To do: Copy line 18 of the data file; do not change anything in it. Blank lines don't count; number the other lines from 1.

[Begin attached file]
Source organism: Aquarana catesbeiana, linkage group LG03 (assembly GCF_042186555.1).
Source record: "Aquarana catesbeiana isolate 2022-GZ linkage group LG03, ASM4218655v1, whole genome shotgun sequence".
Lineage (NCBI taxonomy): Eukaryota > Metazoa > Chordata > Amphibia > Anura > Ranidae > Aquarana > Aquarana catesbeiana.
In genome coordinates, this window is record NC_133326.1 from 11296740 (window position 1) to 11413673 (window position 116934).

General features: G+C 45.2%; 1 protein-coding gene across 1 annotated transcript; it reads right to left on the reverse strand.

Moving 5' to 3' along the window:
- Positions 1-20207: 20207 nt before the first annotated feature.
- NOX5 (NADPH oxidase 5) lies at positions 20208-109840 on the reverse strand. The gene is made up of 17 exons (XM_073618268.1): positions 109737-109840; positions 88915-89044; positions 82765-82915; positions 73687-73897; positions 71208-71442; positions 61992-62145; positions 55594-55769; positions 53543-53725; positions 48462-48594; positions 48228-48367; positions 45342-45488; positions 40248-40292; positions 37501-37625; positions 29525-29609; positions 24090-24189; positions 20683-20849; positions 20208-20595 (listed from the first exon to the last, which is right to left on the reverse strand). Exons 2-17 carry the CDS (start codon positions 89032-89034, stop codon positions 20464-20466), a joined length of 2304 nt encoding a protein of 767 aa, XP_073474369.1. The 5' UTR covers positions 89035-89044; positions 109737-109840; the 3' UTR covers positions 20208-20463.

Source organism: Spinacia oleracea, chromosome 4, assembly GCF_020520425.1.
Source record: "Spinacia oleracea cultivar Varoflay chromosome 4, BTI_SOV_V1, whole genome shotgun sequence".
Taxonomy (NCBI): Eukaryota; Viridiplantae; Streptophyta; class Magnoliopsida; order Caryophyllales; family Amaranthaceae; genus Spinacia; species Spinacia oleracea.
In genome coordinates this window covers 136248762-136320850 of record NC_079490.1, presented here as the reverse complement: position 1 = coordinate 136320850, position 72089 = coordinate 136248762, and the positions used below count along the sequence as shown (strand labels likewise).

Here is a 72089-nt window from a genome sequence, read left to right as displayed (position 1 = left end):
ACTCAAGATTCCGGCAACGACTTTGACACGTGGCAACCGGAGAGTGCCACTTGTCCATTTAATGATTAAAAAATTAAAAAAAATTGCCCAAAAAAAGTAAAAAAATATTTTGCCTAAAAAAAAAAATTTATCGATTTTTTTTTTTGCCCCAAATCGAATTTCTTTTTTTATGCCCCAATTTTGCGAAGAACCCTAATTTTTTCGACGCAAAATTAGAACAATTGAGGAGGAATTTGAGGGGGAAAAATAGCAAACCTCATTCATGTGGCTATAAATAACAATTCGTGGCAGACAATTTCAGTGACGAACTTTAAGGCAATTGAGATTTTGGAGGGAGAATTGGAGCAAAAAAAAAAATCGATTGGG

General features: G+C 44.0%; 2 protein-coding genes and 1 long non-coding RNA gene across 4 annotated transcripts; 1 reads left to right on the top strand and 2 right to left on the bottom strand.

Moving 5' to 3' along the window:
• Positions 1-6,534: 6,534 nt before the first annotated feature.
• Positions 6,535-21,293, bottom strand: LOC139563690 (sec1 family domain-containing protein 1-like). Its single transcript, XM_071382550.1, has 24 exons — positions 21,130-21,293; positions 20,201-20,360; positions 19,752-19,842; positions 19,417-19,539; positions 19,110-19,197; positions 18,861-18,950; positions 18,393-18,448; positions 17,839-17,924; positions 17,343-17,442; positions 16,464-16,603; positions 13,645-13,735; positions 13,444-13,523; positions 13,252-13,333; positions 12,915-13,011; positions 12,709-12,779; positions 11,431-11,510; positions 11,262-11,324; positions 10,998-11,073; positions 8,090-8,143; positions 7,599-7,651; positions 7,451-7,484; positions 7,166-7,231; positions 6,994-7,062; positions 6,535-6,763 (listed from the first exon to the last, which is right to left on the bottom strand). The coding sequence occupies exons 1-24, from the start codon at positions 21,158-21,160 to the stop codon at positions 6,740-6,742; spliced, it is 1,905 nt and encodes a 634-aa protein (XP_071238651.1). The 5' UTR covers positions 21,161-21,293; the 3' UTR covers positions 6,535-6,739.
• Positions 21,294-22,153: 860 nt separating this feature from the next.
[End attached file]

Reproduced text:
• Positions 6,535-21,293, bottom strand: LOC139563690 (sec1 family domain-containing protein 1-like). Its single transcript, XM_071382550.1, has 24 exons — positions 21,130-21,293; positions 20,201-20,360; positions 19,752-19,842; positions 19,417-19,539; positions 19,110-19,197; positions 18,861-18,950; positions 18,393-18,448; positions 17,839-17,924; positions 17,343-17,442; positions 16,464-16,603; positions 13,645-13,735; positions 13,444-13,523; positions 13,252-13,333; positions 12,915-13,011; positions 12,709-12,779; positions 11,431-11,510; positions 11,262-11,324; positions 10,998-11,073; positions 8,090-8,143; positions 7,599-7,651; positions 7,451-7,484; positions 7,166-7,231; positions 6,994-7,062; positions 6,535-6,763 (listed from the first exon to the last, which is right to left on the bottom strand). The coding sequence occupies exons 1-24, from the start codon at positions 21,158-21,160 to the stop codon at positions 6,740-6,742; spliced, it is 1,905 nt and encodes a 634-aa protein (XP_071238651.1). The 5' UTR covers positions 21,161-21,293; the 3' UTR covers positions 6,535-6,739.